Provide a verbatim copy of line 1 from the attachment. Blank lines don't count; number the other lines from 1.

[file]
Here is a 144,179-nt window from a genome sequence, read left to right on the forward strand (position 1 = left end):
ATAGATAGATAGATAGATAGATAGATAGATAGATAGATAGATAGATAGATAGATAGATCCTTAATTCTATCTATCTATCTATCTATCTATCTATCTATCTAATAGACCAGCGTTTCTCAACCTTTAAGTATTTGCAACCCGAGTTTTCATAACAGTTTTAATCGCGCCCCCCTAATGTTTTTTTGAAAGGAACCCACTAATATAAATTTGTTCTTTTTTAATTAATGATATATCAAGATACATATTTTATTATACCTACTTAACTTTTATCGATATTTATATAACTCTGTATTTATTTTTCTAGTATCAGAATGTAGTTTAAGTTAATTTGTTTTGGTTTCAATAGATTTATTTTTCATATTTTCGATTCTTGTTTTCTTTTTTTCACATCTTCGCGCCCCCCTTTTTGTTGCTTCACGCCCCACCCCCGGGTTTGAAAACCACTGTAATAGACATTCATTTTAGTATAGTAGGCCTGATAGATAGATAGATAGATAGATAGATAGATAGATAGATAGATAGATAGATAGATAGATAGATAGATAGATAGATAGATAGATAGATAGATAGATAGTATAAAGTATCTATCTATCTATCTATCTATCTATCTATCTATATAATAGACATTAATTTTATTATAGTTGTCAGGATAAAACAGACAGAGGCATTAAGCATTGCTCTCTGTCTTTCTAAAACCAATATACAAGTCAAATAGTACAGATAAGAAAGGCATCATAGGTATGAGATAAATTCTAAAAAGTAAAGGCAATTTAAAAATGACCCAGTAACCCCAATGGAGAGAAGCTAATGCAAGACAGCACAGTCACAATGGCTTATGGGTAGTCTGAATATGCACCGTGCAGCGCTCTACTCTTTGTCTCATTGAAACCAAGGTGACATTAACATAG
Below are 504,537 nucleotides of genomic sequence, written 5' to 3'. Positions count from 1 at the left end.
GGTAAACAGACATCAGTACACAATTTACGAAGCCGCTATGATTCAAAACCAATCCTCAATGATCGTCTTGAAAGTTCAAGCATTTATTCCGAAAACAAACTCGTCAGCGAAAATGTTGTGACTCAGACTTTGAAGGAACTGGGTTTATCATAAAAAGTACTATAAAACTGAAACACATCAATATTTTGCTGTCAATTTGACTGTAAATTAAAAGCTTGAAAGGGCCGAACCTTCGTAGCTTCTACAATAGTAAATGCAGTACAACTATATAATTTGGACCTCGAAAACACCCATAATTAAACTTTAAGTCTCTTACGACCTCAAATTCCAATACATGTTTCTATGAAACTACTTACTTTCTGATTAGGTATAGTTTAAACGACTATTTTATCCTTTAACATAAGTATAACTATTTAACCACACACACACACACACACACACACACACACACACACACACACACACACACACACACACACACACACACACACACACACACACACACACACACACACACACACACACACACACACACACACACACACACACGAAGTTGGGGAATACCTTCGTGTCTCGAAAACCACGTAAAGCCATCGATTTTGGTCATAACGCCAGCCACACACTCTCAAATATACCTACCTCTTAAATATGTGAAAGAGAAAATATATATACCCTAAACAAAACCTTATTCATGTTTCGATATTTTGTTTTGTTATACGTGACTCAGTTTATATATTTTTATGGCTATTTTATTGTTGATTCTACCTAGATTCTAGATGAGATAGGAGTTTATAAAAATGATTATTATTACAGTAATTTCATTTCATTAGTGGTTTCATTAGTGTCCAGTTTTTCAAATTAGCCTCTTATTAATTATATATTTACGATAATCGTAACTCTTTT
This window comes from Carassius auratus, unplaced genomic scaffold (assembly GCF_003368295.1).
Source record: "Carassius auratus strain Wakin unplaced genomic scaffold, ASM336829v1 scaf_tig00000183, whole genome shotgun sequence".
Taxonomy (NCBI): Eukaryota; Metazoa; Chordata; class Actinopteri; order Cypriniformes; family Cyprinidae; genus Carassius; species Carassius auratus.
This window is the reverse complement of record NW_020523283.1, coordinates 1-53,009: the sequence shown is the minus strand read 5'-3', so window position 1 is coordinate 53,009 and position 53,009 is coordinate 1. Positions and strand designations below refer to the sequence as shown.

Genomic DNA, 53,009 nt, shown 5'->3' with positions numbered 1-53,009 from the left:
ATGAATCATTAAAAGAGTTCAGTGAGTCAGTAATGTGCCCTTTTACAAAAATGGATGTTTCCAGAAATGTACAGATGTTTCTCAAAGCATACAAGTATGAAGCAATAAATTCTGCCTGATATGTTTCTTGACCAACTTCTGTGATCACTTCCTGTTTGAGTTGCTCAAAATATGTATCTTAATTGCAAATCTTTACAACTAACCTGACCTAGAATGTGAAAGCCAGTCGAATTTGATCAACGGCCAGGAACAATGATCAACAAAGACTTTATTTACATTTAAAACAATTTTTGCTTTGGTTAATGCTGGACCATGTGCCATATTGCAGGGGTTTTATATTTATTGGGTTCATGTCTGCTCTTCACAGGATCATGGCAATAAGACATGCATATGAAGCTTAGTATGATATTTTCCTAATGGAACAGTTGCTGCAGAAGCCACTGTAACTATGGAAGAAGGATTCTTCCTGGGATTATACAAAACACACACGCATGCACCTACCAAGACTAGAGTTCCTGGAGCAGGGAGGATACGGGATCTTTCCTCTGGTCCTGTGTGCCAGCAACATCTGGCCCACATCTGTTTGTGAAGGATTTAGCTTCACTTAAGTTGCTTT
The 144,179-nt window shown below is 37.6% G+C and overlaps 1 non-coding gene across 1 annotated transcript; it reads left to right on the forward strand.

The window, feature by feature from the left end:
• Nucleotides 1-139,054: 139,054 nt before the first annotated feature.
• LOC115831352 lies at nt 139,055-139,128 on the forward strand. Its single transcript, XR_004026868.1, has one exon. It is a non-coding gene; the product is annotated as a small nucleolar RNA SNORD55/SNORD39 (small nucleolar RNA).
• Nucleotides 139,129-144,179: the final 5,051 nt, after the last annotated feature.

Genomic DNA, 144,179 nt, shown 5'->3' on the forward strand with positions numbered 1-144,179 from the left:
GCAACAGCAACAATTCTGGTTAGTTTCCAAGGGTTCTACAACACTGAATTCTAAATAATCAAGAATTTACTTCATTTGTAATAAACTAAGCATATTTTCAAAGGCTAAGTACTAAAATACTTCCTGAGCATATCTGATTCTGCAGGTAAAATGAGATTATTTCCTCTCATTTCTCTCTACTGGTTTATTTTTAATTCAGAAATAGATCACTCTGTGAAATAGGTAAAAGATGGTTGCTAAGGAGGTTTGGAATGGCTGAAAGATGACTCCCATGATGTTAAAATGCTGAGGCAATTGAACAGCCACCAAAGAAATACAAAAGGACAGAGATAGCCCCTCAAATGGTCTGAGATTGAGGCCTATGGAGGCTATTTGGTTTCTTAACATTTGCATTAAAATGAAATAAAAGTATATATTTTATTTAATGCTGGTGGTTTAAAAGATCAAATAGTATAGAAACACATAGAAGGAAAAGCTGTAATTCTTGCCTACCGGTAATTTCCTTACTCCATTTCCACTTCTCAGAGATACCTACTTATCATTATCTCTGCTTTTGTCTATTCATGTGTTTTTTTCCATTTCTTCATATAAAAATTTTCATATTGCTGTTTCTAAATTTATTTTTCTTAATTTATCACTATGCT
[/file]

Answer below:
Here is a 144,179-nt window from a genome sequence, read left to right on the forward strand (position 1 = left end):